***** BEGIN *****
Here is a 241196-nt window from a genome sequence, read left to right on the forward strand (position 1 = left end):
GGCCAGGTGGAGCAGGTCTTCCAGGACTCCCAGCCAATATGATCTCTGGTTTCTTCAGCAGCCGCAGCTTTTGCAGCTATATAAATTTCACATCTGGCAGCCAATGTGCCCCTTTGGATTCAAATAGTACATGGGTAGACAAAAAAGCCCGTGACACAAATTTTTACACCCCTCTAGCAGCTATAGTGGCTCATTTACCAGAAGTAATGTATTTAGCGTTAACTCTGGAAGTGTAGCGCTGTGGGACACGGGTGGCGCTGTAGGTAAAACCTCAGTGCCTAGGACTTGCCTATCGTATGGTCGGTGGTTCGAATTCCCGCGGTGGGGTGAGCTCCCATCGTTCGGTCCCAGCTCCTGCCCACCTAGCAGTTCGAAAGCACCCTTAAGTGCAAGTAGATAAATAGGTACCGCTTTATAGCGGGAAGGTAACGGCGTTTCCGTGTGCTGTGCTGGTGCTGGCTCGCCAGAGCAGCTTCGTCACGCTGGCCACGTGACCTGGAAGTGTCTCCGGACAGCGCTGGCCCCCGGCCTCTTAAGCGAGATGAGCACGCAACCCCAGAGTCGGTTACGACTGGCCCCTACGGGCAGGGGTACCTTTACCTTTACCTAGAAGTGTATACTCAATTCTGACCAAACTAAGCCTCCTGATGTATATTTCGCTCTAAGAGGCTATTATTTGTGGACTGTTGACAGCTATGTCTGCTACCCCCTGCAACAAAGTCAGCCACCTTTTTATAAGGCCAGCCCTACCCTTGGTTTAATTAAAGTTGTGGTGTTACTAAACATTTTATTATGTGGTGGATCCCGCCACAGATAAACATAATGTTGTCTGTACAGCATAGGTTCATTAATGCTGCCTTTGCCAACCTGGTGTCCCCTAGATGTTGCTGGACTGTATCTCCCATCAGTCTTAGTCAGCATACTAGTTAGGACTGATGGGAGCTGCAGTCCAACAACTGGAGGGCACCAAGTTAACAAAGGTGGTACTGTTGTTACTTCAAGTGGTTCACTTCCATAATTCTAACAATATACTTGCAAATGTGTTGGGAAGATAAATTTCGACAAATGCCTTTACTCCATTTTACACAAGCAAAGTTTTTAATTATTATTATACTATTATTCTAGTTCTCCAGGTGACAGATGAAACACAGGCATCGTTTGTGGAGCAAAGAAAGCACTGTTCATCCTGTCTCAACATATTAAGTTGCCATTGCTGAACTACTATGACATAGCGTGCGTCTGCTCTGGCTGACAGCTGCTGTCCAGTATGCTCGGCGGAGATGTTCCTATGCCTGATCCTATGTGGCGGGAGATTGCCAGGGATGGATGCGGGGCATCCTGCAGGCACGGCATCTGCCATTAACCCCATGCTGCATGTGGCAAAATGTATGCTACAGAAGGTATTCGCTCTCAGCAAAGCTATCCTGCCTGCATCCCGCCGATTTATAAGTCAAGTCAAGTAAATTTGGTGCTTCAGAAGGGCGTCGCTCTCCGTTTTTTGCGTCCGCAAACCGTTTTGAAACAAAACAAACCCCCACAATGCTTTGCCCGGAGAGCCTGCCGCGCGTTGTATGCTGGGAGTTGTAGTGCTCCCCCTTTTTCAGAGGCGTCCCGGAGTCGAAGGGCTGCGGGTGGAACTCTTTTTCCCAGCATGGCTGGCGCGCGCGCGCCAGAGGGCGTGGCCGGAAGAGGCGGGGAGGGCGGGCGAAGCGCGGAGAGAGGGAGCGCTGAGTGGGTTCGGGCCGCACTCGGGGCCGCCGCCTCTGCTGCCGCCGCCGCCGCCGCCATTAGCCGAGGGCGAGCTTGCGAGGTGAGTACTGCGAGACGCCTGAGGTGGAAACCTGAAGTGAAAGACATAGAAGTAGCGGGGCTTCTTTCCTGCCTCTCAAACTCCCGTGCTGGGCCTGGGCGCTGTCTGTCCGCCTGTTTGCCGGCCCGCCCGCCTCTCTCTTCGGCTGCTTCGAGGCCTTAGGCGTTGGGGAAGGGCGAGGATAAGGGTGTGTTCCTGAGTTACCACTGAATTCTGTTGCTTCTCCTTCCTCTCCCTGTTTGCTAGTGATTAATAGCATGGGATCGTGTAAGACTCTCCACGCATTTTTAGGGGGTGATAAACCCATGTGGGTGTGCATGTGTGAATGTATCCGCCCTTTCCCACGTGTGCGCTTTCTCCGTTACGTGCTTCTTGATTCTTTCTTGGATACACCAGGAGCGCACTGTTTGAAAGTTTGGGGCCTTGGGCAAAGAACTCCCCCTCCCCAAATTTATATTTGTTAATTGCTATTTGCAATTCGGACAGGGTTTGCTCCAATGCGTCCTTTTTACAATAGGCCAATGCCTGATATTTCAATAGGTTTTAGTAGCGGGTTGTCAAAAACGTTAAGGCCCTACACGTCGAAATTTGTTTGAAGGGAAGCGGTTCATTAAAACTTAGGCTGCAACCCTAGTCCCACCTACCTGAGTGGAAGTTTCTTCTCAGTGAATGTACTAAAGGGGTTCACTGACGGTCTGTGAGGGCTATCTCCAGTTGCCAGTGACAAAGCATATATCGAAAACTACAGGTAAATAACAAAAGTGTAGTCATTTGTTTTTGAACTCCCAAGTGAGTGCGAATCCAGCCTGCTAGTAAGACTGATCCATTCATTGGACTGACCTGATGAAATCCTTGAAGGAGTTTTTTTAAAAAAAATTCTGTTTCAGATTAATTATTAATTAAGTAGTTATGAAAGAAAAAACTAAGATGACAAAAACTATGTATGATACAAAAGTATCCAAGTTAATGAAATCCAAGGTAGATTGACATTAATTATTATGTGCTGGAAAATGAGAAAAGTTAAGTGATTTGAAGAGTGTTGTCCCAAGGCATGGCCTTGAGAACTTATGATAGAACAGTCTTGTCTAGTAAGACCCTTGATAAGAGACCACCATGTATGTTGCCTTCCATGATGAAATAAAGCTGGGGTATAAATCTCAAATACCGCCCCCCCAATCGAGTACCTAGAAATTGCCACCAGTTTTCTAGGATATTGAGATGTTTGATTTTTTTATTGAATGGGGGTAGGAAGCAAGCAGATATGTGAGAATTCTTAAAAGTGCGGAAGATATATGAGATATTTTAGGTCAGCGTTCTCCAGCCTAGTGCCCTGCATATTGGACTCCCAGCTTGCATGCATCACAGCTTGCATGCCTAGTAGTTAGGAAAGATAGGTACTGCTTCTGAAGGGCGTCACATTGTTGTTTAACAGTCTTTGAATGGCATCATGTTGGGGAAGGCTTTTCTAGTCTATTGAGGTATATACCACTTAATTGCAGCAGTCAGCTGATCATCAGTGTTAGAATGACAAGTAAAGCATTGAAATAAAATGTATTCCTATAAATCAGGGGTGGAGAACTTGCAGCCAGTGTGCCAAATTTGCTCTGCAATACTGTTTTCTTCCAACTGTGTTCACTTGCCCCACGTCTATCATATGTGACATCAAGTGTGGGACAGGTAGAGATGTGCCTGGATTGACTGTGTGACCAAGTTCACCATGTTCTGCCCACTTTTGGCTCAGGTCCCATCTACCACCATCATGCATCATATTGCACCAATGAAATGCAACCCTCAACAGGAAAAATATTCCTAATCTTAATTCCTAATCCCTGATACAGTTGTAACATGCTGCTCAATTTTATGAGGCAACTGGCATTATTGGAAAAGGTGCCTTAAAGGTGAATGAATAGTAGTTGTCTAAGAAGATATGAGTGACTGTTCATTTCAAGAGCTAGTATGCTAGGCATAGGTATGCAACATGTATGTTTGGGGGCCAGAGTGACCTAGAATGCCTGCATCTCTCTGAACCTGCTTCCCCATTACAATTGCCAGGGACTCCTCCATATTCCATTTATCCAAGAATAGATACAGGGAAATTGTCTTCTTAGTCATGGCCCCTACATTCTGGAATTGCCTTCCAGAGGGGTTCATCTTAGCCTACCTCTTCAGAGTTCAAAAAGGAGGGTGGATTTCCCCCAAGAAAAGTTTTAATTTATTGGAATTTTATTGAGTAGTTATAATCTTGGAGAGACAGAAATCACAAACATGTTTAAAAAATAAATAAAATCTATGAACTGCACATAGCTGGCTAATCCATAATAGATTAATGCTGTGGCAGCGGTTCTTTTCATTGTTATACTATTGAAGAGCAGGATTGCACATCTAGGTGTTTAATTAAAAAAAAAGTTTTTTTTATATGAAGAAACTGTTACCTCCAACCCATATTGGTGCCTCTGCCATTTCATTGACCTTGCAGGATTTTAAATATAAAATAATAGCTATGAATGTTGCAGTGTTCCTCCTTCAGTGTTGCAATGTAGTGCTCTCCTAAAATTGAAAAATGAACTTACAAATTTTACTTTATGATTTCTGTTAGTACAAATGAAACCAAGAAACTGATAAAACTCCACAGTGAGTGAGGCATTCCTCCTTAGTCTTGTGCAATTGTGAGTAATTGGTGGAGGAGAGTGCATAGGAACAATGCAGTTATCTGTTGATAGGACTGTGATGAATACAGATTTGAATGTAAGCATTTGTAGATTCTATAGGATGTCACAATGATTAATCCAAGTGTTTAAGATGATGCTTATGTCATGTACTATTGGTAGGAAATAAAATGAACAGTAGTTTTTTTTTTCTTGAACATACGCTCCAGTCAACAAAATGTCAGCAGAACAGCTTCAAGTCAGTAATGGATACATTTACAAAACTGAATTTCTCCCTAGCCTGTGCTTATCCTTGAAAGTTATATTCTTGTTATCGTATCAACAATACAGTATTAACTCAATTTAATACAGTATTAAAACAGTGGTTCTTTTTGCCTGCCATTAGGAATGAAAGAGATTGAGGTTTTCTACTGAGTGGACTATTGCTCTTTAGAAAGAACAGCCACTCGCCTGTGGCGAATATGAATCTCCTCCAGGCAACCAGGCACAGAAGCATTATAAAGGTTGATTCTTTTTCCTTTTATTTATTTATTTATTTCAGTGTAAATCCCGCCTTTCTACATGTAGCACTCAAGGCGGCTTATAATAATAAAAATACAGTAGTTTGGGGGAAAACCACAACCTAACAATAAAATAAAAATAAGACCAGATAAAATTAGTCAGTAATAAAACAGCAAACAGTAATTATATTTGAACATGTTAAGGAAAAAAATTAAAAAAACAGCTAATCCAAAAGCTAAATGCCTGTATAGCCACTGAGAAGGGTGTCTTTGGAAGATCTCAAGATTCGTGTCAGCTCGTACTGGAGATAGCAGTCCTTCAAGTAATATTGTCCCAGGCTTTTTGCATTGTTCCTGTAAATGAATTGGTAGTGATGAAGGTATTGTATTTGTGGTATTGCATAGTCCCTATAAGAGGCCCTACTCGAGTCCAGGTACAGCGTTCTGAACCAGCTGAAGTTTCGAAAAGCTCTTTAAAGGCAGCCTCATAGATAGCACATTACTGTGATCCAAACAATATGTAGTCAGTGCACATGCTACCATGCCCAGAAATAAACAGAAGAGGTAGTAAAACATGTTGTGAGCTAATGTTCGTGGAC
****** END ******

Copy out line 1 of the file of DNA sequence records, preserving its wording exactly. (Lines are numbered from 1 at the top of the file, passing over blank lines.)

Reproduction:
Here is a 241196-nt window from a genome sequence, read left to right on the forward strand (position 1 = left end):